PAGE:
A comprehensive study of anthocyanin-containing extracts from selected blackberry cultivars: extraction methods, stability, anticancer properties and mechanisms.

The purpose of these studies was to investigate and compare the composition, stability, antioxidant and anticancer properties and mechanisms of anthocyanin-containing blackberry extracts (ACEs) from selected cultivars and using different extraction methods. ACEs were analyzed for total anthocyanin and phenolics content, polymeric color, and total antioxidant capacity (TAC). The influence of water content in the extraction system was evaluated. A 90-day stability study of the extract and a 48-h stability study of the extract in biologically relevant buffers were completed. The cytotoxic effects of ACEs on HT-29, MCF-7, and HL-60 cells were determined. H2O2 production in culture medium was measured and intracellular ROS levels were quantified. As compared to powder-derived ACEs, puree-derived ACEs contained similar amounts of anthocyanins, but greater levels of phenolics, increased TAC, significantly enhanced production of H2O2, and significantly enhanced cytotoxicity in all cell lines. Catalase could not protect cells from ACE-induced cell death. Cyanidin 3-glucoside exerted anticancer effect by acting synergistically or additively with other active components in the extracts. These data suggest that anthocyanins and non-anthocyanin phenolics in ACEs act synergistically or additively in producing anticancer effects. These studies also provide essential information for the development of fruit-derived ACEs as potential Botanical Drug Products.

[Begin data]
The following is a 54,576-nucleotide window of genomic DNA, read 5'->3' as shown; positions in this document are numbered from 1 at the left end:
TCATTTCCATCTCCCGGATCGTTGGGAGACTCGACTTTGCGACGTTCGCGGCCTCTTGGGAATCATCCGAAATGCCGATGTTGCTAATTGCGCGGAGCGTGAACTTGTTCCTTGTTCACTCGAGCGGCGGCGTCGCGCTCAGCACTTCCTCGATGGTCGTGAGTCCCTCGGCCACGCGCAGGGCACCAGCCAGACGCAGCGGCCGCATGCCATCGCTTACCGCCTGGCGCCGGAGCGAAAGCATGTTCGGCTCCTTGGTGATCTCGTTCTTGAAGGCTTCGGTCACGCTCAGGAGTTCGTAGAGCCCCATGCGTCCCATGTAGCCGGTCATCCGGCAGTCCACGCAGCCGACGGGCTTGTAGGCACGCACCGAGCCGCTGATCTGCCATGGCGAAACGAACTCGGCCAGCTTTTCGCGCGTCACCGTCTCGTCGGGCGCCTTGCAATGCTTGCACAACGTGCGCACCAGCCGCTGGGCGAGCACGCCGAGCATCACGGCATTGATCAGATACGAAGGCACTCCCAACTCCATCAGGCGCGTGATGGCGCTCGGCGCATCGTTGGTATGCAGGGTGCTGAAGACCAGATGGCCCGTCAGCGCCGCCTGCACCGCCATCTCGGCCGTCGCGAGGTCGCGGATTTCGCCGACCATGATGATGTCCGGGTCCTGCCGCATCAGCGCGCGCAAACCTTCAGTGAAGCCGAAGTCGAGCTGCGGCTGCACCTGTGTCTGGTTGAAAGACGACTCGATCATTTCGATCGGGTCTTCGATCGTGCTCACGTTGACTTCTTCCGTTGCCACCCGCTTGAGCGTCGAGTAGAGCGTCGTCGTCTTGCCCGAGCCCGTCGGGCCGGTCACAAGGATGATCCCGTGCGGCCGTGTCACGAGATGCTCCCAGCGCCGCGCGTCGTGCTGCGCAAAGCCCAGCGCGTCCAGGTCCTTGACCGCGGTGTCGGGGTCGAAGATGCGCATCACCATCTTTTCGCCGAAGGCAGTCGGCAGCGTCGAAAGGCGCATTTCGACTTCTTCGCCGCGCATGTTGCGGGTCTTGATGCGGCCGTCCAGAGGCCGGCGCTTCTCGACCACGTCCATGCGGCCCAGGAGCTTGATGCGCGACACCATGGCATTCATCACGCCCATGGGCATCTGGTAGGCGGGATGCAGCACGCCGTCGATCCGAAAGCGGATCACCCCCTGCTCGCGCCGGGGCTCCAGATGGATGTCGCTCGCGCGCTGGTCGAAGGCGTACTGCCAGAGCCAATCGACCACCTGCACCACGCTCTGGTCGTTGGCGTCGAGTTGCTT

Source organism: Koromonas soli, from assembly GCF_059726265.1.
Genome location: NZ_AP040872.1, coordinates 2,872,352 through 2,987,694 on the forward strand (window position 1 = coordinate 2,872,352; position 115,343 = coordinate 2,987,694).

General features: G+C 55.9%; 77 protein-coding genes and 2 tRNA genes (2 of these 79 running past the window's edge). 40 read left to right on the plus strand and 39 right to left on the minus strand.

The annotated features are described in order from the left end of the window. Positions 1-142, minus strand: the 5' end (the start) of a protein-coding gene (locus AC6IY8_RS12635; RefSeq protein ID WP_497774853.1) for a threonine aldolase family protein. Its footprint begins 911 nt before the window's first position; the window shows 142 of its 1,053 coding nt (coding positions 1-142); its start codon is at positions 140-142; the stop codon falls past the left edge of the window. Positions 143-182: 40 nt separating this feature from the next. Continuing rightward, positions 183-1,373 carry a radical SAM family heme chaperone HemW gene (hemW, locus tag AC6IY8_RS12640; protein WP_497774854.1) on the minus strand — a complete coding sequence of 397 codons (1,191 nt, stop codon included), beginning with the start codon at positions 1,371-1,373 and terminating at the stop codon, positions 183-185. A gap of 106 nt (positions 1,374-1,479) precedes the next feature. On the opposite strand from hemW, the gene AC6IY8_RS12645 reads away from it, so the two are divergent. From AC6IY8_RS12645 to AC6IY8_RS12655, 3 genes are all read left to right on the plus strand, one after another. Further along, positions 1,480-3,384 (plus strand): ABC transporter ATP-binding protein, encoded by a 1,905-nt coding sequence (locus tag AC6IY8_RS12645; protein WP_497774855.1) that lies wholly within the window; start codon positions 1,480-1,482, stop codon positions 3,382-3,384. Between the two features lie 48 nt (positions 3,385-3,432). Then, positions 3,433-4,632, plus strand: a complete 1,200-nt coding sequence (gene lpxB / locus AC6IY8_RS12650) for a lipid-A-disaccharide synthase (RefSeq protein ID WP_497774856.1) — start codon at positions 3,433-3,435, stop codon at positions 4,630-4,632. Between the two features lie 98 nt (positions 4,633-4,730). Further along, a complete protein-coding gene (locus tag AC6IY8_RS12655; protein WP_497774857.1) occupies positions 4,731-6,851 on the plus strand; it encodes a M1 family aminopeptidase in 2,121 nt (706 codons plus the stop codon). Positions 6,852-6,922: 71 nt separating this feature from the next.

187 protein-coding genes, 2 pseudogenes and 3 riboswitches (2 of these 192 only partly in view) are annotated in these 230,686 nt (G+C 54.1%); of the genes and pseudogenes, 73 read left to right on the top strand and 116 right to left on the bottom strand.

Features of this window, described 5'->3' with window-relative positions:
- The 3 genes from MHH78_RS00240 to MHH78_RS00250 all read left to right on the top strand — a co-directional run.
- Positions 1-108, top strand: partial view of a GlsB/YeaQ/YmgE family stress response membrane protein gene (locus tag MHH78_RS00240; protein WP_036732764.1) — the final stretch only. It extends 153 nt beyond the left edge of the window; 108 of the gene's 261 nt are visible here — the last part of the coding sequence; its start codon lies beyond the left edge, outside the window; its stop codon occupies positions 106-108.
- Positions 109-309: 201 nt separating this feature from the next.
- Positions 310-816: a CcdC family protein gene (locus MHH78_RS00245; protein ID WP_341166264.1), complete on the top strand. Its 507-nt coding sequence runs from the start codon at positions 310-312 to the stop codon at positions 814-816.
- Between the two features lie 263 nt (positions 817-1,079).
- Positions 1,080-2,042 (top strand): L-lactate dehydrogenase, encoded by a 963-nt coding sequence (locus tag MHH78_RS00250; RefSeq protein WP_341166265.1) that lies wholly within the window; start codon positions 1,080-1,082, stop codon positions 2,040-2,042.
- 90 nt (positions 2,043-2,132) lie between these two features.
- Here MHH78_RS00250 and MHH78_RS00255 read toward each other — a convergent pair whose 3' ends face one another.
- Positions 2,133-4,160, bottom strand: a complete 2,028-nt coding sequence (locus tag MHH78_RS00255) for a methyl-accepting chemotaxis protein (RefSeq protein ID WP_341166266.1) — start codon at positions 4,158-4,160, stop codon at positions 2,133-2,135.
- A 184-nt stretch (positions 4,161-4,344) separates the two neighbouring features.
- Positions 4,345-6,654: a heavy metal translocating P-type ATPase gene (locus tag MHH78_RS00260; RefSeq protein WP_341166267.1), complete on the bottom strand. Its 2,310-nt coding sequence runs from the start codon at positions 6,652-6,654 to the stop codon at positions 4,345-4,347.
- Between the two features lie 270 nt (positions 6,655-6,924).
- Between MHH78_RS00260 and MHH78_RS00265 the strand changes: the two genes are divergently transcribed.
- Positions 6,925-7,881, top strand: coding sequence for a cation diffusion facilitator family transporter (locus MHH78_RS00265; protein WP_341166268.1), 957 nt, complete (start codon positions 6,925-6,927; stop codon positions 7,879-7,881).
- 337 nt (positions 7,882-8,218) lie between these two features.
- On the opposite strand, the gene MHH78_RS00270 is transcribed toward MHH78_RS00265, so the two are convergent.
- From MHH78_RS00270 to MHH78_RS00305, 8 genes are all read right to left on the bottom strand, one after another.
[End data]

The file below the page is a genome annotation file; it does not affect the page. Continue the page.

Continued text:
Food Chem Toxicol. 2009 Apr;47(4):837-47

DNA stability and lipid peroxidation in vitamin E-deficient rats in vivo and colon cells in vitro—modulation by the dietary anthocyanin, cyanidin-3-glycoside.

BACKGROUND: Fruit and vegetable consumption protects against cancer. This is attributed in part to antioxidants such as vitamin E combating oxidative DNA damage. Anthocyanins are found in significant concentrations in the human diet. However, it remains to be established whether they are bioactive in vivo. AIM: To investigate the consequence both of vitamin E deficiency on oxidative damage to DNA and lipids and the cytoprotective effect of nutritionally relevant levels of cyanidin-3-glycoside both in vivo in rats and in vitro in human colonocytes.METHODS: Male Rowett Hooded Lister rats were fed a diet containing less than 0.5 mg/kg vitamin E or a vitamin E supplemented control diet containing 100 mg d alpha-tocopherol acetate/kg. Half of the controls and vitamin E-deficient rats received cyanidin-3-glycoside (100 mg/kg). After 12 weeks endogenous DNA stability in rat lymphocytes (strand breaks and oxidised bases) and response to oxidative stress ex vivo (H2O2; 200 microM) was measured by single cell gel electrophoresis (SCGE). Tissue levels of 8-oxo-7,8-dihydro-2’-deoxyguanosine (8-Oxo-dG) were measured by HPLC with EC detection. D alpha-tocopherol and lipid peroxidation products (thiobarbituric acid reactive substances; TBARS) were measured by HPLC. Rat plasma pyruvate kinase and the production of reactive oxygen by phagocytes were detected spectrophotometrically and by flow cytometry respectively. Immortalised human colon epithelial cells (HCEC) were preincubated in vitro with the anthocyanins cyanidin and cyanidin-3-glycoside and the flavonol quercetin (all 50 microM) before exposure to H2O2 (200 microM). DNA damage was measured by SCGE as above. RESULTS: Plasma and liver d alpha-tocopherol declined progressively over 12 weeks in rats made vitamin E deficient. Lipid peroxidation was increased significantly in plasma, liver and red cells. Reactive oxygen levels in phagocytes and plasma pyruvate kinase were increased. Vitamin E deficiency did not affect DNA stability in rat lymphocytes, liver or colon. Cyanidin-3-glycoside did not alter lipid peroxidation or DNA damage in rats. However, it was chemoprotective against DNA damage in human colonocytes.DNA strand breakage was decreased 38.8 +/- 2.2% after pretreatment with anthocyanin.